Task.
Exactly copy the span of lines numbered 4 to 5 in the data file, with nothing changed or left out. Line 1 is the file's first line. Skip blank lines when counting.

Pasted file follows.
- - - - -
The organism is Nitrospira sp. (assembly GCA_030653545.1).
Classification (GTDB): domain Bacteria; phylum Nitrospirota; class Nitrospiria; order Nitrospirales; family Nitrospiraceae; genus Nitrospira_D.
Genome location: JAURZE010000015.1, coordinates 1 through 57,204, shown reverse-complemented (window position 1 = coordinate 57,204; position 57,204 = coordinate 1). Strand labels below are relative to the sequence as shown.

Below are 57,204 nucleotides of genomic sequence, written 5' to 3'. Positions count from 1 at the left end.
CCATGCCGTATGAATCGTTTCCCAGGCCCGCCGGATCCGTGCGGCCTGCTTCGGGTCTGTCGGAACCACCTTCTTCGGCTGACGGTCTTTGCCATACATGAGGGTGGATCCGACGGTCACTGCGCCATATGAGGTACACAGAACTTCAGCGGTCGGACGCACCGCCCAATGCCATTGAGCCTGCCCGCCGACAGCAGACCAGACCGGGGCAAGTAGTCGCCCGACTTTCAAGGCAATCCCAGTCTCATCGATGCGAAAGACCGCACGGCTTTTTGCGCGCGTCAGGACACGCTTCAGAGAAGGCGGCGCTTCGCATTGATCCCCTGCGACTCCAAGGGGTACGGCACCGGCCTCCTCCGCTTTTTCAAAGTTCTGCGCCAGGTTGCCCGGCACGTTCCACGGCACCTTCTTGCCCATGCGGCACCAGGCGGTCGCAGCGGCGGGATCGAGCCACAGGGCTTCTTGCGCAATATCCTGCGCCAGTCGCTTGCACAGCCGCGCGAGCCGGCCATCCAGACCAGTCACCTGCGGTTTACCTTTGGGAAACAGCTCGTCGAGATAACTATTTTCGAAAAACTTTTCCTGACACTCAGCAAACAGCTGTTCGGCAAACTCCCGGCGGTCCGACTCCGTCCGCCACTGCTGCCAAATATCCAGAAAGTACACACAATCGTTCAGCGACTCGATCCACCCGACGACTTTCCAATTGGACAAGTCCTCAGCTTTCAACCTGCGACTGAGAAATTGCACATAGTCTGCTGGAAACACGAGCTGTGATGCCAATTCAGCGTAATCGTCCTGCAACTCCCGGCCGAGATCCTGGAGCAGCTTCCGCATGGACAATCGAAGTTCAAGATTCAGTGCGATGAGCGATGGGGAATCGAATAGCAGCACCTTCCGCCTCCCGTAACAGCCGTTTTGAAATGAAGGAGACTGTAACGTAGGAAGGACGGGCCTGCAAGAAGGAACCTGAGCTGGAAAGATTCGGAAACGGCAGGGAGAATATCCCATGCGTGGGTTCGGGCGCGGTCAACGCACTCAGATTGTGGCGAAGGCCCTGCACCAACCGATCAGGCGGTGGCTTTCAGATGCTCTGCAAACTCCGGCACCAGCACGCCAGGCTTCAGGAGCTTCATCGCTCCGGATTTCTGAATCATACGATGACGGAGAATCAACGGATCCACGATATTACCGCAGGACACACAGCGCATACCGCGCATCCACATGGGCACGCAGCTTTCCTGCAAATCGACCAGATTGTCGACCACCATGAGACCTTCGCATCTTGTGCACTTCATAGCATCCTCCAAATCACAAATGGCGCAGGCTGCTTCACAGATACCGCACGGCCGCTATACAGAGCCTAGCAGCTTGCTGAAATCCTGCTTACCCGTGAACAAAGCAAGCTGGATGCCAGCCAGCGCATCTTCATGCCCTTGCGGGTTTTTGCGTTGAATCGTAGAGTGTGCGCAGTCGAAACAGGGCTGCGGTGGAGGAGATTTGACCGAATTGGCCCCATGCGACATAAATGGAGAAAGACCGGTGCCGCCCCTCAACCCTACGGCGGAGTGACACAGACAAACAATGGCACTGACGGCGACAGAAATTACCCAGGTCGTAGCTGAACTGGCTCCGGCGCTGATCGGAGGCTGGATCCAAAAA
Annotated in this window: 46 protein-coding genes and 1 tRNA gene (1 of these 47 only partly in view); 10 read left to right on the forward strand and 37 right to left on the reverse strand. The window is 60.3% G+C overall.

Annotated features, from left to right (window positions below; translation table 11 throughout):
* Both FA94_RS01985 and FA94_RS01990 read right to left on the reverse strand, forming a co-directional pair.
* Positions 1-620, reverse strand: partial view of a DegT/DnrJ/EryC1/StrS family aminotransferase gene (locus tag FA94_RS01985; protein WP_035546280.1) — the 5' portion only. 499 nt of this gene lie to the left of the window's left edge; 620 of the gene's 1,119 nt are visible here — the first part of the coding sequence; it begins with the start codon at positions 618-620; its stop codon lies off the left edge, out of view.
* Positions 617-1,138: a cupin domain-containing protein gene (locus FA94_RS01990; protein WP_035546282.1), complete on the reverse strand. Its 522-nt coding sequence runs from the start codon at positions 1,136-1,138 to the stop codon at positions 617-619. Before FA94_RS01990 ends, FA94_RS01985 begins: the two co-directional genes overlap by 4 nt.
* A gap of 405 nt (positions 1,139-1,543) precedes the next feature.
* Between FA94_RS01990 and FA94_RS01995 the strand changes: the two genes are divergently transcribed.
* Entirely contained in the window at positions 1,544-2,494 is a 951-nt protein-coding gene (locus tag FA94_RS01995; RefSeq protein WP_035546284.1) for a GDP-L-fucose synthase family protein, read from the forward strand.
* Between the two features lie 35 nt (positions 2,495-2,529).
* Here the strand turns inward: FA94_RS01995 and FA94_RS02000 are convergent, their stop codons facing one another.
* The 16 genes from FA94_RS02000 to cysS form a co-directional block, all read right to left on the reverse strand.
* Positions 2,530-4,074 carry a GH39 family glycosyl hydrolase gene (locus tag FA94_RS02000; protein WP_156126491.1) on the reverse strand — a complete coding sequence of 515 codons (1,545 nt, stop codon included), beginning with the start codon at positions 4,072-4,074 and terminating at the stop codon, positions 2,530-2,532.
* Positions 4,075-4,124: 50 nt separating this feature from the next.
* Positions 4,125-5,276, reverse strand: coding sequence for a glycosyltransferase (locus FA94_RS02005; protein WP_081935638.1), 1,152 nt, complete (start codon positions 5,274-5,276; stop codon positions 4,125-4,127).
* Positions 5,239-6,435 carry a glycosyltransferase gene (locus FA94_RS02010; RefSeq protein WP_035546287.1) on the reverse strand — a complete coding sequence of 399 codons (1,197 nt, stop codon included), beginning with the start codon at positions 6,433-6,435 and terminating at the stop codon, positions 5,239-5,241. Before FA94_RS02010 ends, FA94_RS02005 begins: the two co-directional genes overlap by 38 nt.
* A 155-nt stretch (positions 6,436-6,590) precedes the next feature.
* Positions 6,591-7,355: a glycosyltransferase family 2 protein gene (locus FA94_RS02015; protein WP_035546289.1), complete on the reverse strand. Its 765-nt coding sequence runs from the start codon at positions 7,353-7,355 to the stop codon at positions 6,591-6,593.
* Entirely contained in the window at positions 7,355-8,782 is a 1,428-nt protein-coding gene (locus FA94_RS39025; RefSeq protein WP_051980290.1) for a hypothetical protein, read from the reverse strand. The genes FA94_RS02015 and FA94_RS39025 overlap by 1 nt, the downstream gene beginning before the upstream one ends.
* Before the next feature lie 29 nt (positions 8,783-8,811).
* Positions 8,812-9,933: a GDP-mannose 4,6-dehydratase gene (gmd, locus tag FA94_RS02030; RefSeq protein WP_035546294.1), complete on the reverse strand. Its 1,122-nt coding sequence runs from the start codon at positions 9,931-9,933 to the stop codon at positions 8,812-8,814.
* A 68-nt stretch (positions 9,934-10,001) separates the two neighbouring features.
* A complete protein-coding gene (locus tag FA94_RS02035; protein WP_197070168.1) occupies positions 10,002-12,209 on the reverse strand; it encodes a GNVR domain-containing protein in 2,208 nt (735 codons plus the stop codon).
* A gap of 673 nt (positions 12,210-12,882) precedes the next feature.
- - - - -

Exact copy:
Below are 57,204 nucleotides of genomic sequence, written 5' to 3'. Positions count from 1 at the left end.
CCATGCCGTATGAATCGTTTCCCAGGCCCGCCGGATCCGTGCGGCCTGCTTCGGGTCTGTCGGAACCACCTTCTTCGGCTGACGGTCTTTGCCATACATGAGGGTGGATCCGACGGTCACTGCGCCATATGAGGTACACAGAACTTCAGCGGTCGGACGCACCGCCCAATGCCATTGAGCCTGCCCGCCGACAGCAGACCAGACCGGGGCAAGTAGTCGCCCGACTTTCAAGGCAATCCCAGTCTCATCGATGCGAAAGACCGCACGGCTTTTTGCGCGCGTCAGGACACGCTTCAGAGAAGGCGGCGCTTCGCATTGATCCCCTGCGACTCCAAGGGGTACGGCACCGGCCTCCTCCGCTTTTTCAAAGTTCTGCGCCAGGTTGCCCGGCACGTTCCACGGCACCTTCTTGCCCATGCGGCACCAGGCGGTCGCAGCGGCGGGATCGAGCCACAGGGCTTCTTGCGCAATATCCTGCGCCAGTCGCTTGCACAGCCGCGCGAGCCGGCCATCCAGACCAGTCACCTGCGGTTTACCTTTGGGAAACAGCTCGTCGAGATAACTATTTTCGAAAAACTTTTCCTGACACTCAGCAAACAGCTGTTCGGCAAACTCCCGGCGGTCCGACTCCGTCCGCCACTGCTGCCAAATATCCAGAAAGTACACACAATCGTTCAGCGACTCGATCCACCCGACGACTTTCCAATTGGACAAGTCCTCAGCTTTCAACCTGCGACTGAGAAATTGCACATAGTCTGCTGGAAACACGAGCTGTGATGCCAATTCAGCGTAATCGTCCTGCAACTCCCGGCCGAGATCCTGGAGCAGCTTCCGCATGGACAATCGAAGTTCAAGATTCAGTGCGATGAGCGATGGGGAATCGAATAGCAGCACCTTCCGCCTCCCGTAACAGCCGTTTTGAAATGAAGGAGACTGTAACGTAGGAAGGACGGGCCTGCAAGAAGGAACCTGAGCTGGAAAGATTCGGAAACGGCAGGGAGAATATCCCATGCGTGGGTTCGGGCGCGGTCAACGCACTCAGATTGTGGCGAAGGCCCTGCACCAACCGATCAGGCGGTGGCTTTCAGATGCTCTGCAAACTCCGGCACCAGCACGCCAGGCTTCAGGAGCTTCATCGCTCCGGATTTCTGAATCATACGATGACGGAGAATCAACGGATCCACGATATTACCGCAGGACACACAGCGCATACCGCGCATCCACATGGGCACGCAGCTTTCCTGCAAATCGACCAGATTGTCGACCACCATGAGACCTTCGCATCTTGTGCACTTCATAGCATCCTCCAAATCACAAATGGCGCAGGCTGCTTCACAGATACCGCACGGCCGCTATACAGAGCCTAGCAGCTTGCTGAAATCCTGCTTACCCGTGAACAAAGCAAGCTGGATGCCAGCCAGCGCATCTTCATGCCCTTGCGGGTTTTTGCGTTGAATCGTAGAGTGTGCGCAGTCGAAACAGGGCTGCGGTGGAGGAGATTTGACCGAATTGGCCCCATGCGACATAAATGGAGAAAGACCGGTGCCGCCCCTCAACCCTACGGCGGAGTGACACAGACAAACAATGGCACTGACGGCGACAGAAATTACCCAGGTCGTAGCTGAACTGGCTCCGGCGCTGATCGGAGGCTGGATCCAAAAA